Hazel McHaffie

A Spark of Light: Jodi Picoult

Among the stacks of files for possible novels-I-might-write-some-day is one labelled ABORTION – a hot potato and one with evolving ethical and legal and philosophical issues.

I’ve personally lived through major change as a clinician in this area of practice. When I was in my early twenties, deliberately terminating pregnancy was illegal, and we midwives saw at first hand the damage done by so-called backstreet procedures carried out by unskilled hands. Then in 1967 the law changed to allow abortions to be carried out by trained professionals in certain circumstances. And gradually, over the years, those strict criteria have been relaxed. Nowadays, social circumstances and personal preference can be used as reasons to proceed; the mother’s mental well-being is invoked. But somehow a novel on the subject has slipped farther and farther down my priority list.

It remains a much more controversial issue in the States. Girls/women procuring an abortion have been incarcerated in prison for murder/homicide; professionals have been killed by ardent pro-lifers; centers offering the procedure have been attacked. (Jodi Picoult lists some of the sobering statistics in an appendix to her book on the subject.)

So perhaps it’s better that an American author has picked up the gauntlet and run with it. And I’d have said, Jodi Picoult was a natural choice to do so. She’s one of the four authors closest to my own genre of writing, and I’ve read (and own) pretty much all her books.

In A Spark of Light – just published – she’s tackled many of the issues I planned to include. The scene is The Center – formerly The Centre for Women’s Reproductive Health – the last standing abortion clinic – in Mississipi. The building is a hideous orange scar on the cityscape, everything inside it is run down, shabby, used. It’s protected by a perimeter fence, a border patrolled by zealous vigilantes /activists demonstrating outside it and against it.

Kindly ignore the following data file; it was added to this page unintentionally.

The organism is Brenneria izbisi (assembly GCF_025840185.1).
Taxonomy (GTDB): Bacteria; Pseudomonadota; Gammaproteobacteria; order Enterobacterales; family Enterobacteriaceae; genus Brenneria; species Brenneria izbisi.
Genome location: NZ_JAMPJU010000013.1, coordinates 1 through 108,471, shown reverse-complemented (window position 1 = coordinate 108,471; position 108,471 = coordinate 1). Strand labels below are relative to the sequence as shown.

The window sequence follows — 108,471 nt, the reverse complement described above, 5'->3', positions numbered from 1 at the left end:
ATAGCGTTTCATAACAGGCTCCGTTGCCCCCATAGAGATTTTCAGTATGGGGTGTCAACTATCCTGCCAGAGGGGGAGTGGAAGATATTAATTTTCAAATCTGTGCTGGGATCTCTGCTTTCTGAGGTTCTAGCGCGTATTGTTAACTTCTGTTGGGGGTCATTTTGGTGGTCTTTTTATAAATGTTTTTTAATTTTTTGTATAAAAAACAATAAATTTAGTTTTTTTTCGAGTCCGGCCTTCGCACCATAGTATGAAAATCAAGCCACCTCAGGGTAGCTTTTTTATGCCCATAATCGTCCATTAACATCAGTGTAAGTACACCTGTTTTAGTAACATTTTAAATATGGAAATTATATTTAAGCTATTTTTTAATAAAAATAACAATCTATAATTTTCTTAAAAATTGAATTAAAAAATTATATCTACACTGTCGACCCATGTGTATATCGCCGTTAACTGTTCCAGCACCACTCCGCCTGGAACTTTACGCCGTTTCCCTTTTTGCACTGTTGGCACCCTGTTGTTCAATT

Into this centre of controversy strides a very angry man with a gun and a personal agenda. He cold-bloodedly shoots some of the women and a male doctor before taking others hostage. His murderous rampage is fuelled by rage, because it’s in this place that the life of his own potential grandchild was taken; all he can think of is exacting revenge on those who were responsible.

Police negotiator Hugh McElroy is drafted in, initially unaware that his own teenage daughter and his sister are inside The Center. The two men establish contact. When he discovers that Bex (his sister) has been shot and seriously wounded, and that his girl Wren is being held hostage, it all becomes horribly personal.

The story unravels backwards in hourly increments. Hmmmm.

Picoult explores profound questions. Just where does the right to life end and the right to choose take over? When does killing for a cause (war, unwanted pregnancy) become murder? How can black and white legislation deal with the multiplicity of greyness that is people’s lives and experiences and beliefs? So far, so appropriate.

But sad to say this book did little for me. Sorry, Jodi.
Stylistically it simply doesn’t work. It starts with the shooting and unravels back to the reason each person is in that building at that time. Had I cared about any of the characters I’d have been interested in their backstory; but they were either too unbelievable or two-dimensional. As it was, with each chapter giving snippets about each one, I struggled to hold their identities in my head.
I was more concerned with how far the shooter would go, but then, blow me, after all that effort to follow the threads, the ending falls very flat. Promising story lines are left in limbo.
The agenda glares through the narrative, both visible and contrived.
The cod psychology is both intrusive and pervasive.
Everyone philosophizes and juggles competing ideals and thoughts and wise reflections, makes profound statements, encapsulates deep existential ideas in succinct phrases – completely unbelievable … especially in a crisis like this!
So disappointing.

So why do I offer such a negative review? Because the experience reminds me of the burden on authors – myself included. My own next book has the potential to disappoint my readership. I’ve strayed outside my comfort zone with this story and just this week one of my critics has pointed out many flaws – even questioned the appropriateness of the genre!  It’s on hold at the moment, but in the new year I’m going to have to forensically dissect it and try to up my game.

Oh, and I dare to criticise Picoult on two counts. I’ve given her plenty of positive publicity in the past. And she’s rich and famous and confident enough not to be derailed by my humble opinion!!

 

, , , , ,

Leave a Reply

Your e-mail address will not be published. Required fields are marked *

This site uses Akismet to reduce spam. Learn how your comment data is processed.